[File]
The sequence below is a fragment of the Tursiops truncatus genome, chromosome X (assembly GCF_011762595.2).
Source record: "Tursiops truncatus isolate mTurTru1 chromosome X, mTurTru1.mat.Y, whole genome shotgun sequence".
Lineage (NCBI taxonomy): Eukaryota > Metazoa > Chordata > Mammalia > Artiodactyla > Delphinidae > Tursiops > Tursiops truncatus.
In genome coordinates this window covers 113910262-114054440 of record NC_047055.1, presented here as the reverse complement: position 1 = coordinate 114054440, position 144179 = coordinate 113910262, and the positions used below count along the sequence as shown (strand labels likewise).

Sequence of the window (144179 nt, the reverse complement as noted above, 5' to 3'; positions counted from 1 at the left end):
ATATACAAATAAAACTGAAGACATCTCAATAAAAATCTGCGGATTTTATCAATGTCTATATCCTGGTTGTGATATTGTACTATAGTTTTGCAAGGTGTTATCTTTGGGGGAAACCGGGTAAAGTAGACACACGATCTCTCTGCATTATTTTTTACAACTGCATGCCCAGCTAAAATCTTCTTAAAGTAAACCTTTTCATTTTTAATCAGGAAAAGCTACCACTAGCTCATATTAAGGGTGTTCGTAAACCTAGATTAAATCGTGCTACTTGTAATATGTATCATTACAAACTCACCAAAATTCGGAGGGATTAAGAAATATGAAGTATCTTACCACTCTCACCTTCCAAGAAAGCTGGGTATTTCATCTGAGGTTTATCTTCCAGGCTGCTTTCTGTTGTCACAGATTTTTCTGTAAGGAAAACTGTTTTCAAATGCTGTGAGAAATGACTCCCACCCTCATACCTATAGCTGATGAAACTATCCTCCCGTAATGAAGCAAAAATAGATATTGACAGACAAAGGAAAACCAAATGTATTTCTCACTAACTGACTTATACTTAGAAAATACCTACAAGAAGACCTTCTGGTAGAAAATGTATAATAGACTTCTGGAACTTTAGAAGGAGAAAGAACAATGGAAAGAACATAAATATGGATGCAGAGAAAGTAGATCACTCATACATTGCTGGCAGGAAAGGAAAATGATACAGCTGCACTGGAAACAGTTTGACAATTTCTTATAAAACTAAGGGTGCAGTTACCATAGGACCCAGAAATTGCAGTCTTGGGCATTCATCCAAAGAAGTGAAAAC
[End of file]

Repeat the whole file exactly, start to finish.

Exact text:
The sequence below is a fragment of the Tursiops truncatus genome, chromosome X (assembly GCF_011762595.2).
Source record: "Tursiops truncatus isolate mTurTru1 chromosome X, mTurTru1.mat.Y, whole genome shotgun sequence".
Lineage (NCBI taxonomy): Eukaryota > Metazoa > Chordata > Mammalia > Artiodactyla > Delphinidae > Tursiops > Tursiops truncatus.
In genome coordinates this window covers 113910262-114054440 of record NC_047055.1, presented here as the reverse complement: position 1 = coordinate 114054440, position 144179 = coordinate 113910262, and the positions used below count along the sequence as shown (strand labels likewise).

Sequence of the window (144179 nt, the reverse complement as noted above, 5' to 3'; positions counted from 1 at the left end):
ATATACAAATAAAACTGAAGACATCTCAATAAAAATCTGCGGATTTTATCAATGTCTATATCCTGGTTGTGATATTGTACTATAGTTTTGCAAGGTGTTATCTTTGGGGGAAACCGGGTAAAGTAGACACACGATCTCTCTGCATTATTTTTTACAACTGCATGCCCAGCTAAAATCTTCTTAAAGTAAACCTTTTCATTTTTAATCAGGAAAAGCTACCACTAGCTCATATTAAGGGTGTTCGTAAACCTAGATTAAATCGTGCTACTTGTAATATGTATCATTACAAACTCACCAAAATTCGGAGGGATTAAGAAATATGAAGTATCTTACCACTCTCACCTTCCAAGAAAGCTGGGTATTTCATCTGAGGTTTATCTTCCAGGCTGCTTTCTGTTGTCACAGATTTTTCTGTAAGGAAAACTGTTTTCAAATGCTGTGAGAAATGACTCCCACCCTCATACCTATAGCTGATGAAACTATCCTCCCGTAATGAAGCAAAAATAGATATTGACAGACAAAGGAAAACCAAATGTATTTCTCACTAACTGACTTATACTTAGAAAATACCTACAAGAAGACCTTCTGGTAGAAAATGTATAATAGACTTCTGGAACTTTAGAAGGAGAAAGAACAATGGAAAGAACATAAATATGGATGCAGAGAAAGTAGATCACTCATACATTGCTGGCAGGAAAGGAAAATGATACAGCTGCACTGGAAACAGTTTGACAATTTCTTATAAAACTAAGGGTGCAGTTACCATAGGACCCAGAAATTGCAGTCTTGGGCATTCATCCAAAGAAGTGAAAAC